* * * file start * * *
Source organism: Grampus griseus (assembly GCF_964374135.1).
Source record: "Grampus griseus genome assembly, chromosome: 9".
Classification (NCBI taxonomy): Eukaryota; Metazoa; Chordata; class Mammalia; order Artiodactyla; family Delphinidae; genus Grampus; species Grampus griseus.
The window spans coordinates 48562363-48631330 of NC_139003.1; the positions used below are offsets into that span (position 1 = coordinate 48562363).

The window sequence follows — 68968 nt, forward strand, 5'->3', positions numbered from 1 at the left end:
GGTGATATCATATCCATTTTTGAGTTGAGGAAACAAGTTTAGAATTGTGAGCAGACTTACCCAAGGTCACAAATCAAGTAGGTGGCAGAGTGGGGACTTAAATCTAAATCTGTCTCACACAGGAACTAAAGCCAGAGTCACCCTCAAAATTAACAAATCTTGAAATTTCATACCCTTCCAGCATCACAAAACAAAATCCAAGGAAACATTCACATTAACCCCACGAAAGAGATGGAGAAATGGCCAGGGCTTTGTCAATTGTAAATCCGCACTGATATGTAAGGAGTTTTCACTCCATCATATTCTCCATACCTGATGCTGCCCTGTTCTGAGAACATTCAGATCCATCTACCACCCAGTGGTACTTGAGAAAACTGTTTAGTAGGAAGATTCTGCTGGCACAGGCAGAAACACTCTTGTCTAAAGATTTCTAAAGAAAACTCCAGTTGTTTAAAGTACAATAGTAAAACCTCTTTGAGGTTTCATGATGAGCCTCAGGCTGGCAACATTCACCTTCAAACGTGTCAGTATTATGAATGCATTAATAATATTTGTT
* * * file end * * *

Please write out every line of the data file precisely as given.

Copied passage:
Source organism: Grampus griseus (assembly GCF_964374135.1).
Source record: "Grampus griseus genome assembly, chromosome: 9".
Classification (NCBI taxonomy): Eukaryota; Metazoa; Chordata; class Mammalia; order Artiodactyla; family Delphinidae; genus Grampus; species Grampus griseus.
The window spans coordinates 48562363-48631330 of NC_139003.1; the positions used below are offsets into that span (position 1 = coordinate 48562363).

The window sequence follows — 68968 nt, forward strand, 5'->3', positions numbered from 1 at the left end:
GGTGATATCATATCCATTTTTGAGTTGAGGAAACAAGTTTAGAATTGTGAGCAGACTTACCCAAGGTCACAAATCAAGTAGGTGGCAGAGTGGGGACTTAAATCTAAATCTGTCTCACACAGGAACTAAAGCCAGAGTCACCCTCAAAATTAACAAATCTTGAAATTTCATACCCTTCCAGCATCACAAAACAAAATCCAAGGAAACATTCACATTAACCCCACGAAAGAGATGGAGAAATGGCCAGGGCTTTGTCAATTGTAAATCCGCACTGATATGTAAGGAGTTTTCACTCCATCATATTCTCCATACCTGATGCTGCCCTGTTCTGAGAACATTCAGATCCATCTACCACCCAGTGGTACTTGAGAAAACTGTTTAGTAGGAAGATTCTGCTGGCACAGGCAGAAACACTCTTGTCTAAAGATTTCTAAAGAAAACTCCAGTTGTTTAAAGTACAATAGTAAAACCTCTTTGAGGTTTCATGATGAGCCTCAGGCTGGCAACATTCACCTTCAAACGTGTCAGTATTATGAATGCATTAATAATATTTGTT